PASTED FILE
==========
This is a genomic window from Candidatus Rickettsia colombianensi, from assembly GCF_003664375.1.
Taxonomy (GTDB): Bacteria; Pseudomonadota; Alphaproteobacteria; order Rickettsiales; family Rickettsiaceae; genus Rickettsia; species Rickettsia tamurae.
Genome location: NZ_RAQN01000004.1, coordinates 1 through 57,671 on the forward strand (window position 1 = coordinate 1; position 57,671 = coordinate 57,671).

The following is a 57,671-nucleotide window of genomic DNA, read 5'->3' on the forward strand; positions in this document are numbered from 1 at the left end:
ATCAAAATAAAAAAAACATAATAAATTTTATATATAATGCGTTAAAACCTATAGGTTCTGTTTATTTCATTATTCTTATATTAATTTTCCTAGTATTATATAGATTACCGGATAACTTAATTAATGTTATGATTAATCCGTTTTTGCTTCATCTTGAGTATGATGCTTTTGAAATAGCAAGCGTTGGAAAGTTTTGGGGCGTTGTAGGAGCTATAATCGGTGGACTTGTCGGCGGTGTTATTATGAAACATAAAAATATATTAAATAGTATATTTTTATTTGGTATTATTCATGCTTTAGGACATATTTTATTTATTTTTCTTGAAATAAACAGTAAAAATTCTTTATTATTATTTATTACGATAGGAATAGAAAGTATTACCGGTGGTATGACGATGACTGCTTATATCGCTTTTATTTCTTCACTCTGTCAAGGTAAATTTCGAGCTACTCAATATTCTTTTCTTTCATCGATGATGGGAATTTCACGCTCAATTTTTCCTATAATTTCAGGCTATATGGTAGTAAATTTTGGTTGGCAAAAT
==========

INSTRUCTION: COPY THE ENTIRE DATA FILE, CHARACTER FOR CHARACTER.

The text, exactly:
This is a genomic window from Candidatus Rickettsia colombianensi, from assembly GCF_003664375.1.
Taxonomy (GTDB): Bacteria; Pseudomonadota; Alphaproteobacteria; order Rickettsiales; family Rickettsiaceae; genus Rickettsia; species Rickettsia tamurae.
Genome location: NZ_RAQN01000004.1, coordinates 1 through 57,671 on the forward strand (window position 1 = coordinate 1; position 57,671 = coordinate 57,671).

The following is a 57,671-nucleotide window of genomic DNA, read 5'->3' on the forward strand; positions in this document are numbered from 1 at the left end:
ATCAAAATAAAAAAAACATAATAAATTTTATATATAATGCGTTAAAACCTATAGGTTCTGTTTATTTCATTATTCTTATATTAATTTTCCTAGTATTATATAGATTACCGGATAACTTAATTAATGTTATGATTAATCCGTTTTTGCTTCATCTTGAGTATGATGCTTTTGAAATAGCAAGCGTTGGAAAGTTTTGGGGCGTTGTAGGAGCTATAATCGGTGGACTTGTCGGCGGTGTTATTATGAAACATAAAAATATATTAAATAGTATATTTTTATTTGGTATTATTCATGCTTTAGGACATATTTTATTTATTTTTCTTGAAATAAACAGTAAAAATTCTTTATTATTATTTATTACGATAGGAATAGAAAGTATTACCGGTGGTATGACGATGACTGCTTATATCGCTTTTATTTCTTCACTCTGTCAAGGTAAATTTCGAGCTACTCAATATTCTTTTCTTTCATCGATGATGGGAATTTCACGCTCAATTTTTCCTATAATTTCAGGCTATATGGTAGTAAATTTTGGTTGGCAAAAT